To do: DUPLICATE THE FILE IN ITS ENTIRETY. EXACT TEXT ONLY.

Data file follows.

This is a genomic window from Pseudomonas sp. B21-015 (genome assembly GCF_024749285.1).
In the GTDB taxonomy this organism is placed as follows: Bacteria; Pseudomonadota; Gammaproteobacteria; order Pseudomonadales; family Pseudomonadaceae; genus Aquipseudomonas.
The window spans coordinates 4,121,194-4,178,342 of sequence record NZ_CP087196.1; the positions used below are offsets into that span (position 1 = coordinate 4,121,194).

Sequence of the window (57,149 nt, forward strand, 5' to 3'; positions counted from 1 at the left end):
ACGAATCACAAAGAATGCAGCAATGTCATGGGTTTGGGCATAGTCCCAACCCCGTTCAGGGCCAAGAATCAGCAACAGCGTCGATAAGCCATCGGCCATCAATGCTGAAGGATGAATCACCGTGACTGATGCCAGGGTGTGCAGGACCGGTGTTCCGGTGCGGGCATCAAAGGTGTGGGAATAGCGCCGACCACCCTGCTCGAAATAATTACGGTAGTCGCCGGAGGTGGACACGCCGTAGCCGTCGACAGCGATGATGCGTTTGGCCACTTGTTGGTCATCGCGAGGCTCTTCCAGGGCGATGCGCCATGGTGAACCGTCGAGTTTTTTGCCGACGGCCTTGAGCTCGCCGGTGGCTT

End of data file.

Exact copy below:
This is a genomic window from Pseudomonas sp. B21-015 (genome assembly GCF_024749285.1).
In the GTDB taxonomy this organism is placed as follows: Bacteria; Pseudomonadota; Gammaproteobacteria; order Pseudomonadales; family Pseudomonadaceae; genus Aquipseudomonas.
The window spans coordinates 4,121,194-4,178,342 of sequence record NZ_CP087196.1; the positions used below are offsets into that span (position 1 = coordinate 4,121,194).

Sequence of the window (57,149 nt, forward strand, 5' to 3'; positions counted from 1 at the left end):
ACGAATCACAAAGAATGCAGCAATGTCATGGGTTTGGGCATAGTCCCAACCCCGTTCAGGGCCAAGAATCAGCAACAGCGTCGATAAGCCATCGGCCATCAATGCTGAAGGATGAATCACCGTGACTGATGCCAGGGTGTGCAGGACCGGTGTTCCGGTGCGGGCATCAAAGGTGTGGGAATAGCGCCGACCACCCTGCTCGAAATAATTACGGTAGTCGCCGGAGGTGGACACGCCGTAGCCGTCGACAGCGATGATGCGTTTGGCCACTTGTTGGTCATCGCGAGGCTCTTCCAGGGCGATGCGCCATGGTGAACCGTCGAGTTTTTTGCCGACGGCCTTGAGCTCGCCGGTGGCTT